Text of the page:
As royal governor of Virginia, Fauquier often hosted lavish parties where Jefferson (then a College of William and Mary student) played his violin and drank imported wines. Fauquier County in Northern Virginia is named in his honor. Also, due to his connection to several prominent members (both student and faculty) of The College of William & Mary, a building and a secret society (The Fauquier Society) on the campus are named for him.
Fauquier was born in England.
His father, Doctor John Francis Fauquier, born in France, relocated to Britain to work with Sir Isaac Newton. Doctor Fauquier later became director of the Bank of England.
Like his father, Fauquier was brought up to be a renaissance man with expertise in both science and industry, with interests in the arts and charity. He became director of the South Sea Company in 1751.
In that same year he also became one of the governors of the charitable Foundling Hospital for abandoned children.
He was elected a Fellow of the Royal Society in 1753. He came to the colony of Virginia as Lieutenant Governor in 1758 succeeding Robert Dinwiddie, and remained in that position until his death. He published several financial essays, among them the idea Raising Money for Support of the War, which was published in 1756, and served as an audition for the replacement of his Virginian predecessor.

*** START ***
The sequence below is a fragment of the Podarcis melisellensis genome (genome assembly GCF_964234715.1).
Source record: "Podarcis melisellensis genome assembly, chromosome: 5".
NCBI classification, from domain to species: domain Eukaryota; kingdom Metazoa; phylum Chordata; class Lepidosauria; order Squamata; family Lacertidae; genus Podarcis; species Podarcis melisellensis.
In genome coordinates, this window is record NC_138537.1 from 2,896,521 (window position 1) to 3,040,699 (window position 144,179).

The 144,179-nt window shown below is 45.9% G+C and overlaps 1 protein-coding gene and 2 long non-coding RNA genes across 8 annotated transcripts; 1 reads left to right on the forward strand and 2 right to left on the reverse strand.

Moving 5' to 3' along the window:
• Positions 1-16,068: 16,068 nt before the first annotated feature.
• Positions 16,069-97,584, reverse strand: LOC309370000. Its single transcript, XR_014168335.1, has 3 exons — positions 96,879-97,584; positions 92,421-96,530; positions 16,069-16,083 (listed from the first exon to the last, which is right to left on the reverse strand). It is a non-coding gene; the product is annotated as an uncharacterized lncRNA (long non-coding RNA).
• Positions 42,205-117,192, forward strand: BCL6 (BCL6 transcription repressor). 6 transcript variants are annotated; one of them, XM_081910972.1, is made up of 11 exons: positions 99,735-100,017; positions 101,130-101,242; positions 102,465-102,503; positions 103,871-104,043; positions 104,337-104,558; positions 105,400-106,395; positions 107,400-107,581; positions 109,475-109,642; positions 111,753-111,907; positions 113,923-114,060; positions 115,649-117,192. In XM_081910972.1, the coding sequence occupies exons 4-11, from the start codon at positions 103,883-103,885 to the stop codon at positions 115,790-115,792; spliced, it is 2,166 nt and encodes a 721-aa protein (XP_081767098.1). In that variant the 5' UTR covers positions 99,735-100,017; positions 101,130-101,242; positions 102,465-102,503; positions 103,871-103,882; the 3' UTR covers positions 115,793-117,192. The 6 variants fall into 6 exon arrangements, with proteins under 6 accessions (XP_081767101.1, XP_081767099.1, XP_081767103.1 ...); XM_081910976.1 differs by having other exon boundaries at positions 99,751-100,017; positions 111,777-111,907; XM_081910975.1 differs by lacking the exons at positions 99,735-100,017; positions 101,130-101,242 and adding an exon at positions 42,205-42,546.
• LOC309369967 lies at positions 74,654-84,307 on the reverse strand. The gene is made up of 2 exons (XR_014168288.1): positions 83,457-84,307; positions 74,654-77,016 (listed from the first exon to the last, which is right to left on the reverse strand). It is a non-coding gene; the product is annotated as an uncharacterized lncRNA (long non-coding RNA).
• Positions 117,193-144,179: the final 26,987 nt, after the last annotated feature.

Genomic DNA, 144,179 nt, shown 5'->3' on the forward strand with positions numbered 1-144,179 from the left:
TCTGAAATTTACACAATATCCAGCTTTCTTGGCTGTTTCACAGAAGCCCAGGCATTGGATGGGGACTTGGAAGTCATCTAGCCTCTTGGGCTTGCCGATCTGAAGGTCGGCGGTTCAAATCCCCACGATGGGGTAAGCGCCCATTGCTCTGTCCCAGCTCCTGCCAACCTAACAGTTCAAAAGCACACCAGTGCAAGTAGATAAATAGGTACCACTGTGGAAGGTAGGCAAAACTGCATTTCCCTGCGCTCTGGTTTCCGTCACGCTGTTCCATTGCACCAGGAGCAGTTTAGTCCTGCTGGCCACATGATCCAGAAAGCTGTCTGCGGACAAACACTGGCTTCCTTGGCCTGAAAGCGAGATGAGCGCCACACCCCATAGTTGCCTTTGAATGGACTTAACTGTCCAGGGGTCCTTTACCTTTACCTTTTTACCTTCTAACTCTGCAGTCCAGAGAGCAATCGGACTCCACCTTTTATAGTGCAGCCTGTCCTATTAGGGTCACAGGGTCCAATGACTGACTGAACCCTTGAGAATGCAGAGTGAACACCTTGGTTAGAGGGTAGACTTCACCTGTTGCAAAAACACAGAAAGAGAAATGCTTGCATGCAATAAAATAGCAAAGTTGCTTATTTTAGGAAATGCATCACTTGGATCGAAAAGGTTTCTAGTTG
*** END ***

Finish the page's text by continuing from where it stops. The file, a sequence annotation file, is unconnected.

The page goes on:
In the absence of the governors—the Earl of Loudoun (1756-1763) and Jeffery Amherst (1763-1768)—he was the chief administrative officer
Instructions sent with him demanded that the office of treasurer of the colony be taken from the Speaker of the House of Burgesses, but he disobeyed these instructions and gained and maintained the friendship of the house. He commissioned in 1759 Andrew Burnaby to write a series of observations upon the state of the colonies.
In 1760 he informed the government of the trend toward opposition to British policies in the colony and proposed that British tax policy be changed. In 1765, however, he dissolved the House of Burgesses when it passed a resolution against the Stamp Acting.
Patrick Henry was a thorn in Fauquier"s side for some time.
He always called Henry "young and hotheaded". Except in combating disloyalty, he sympathized with the colonists, and was one of the ablest and most popular of the royal governors. Fauquier died in Virginia in 1768 at the age of 65.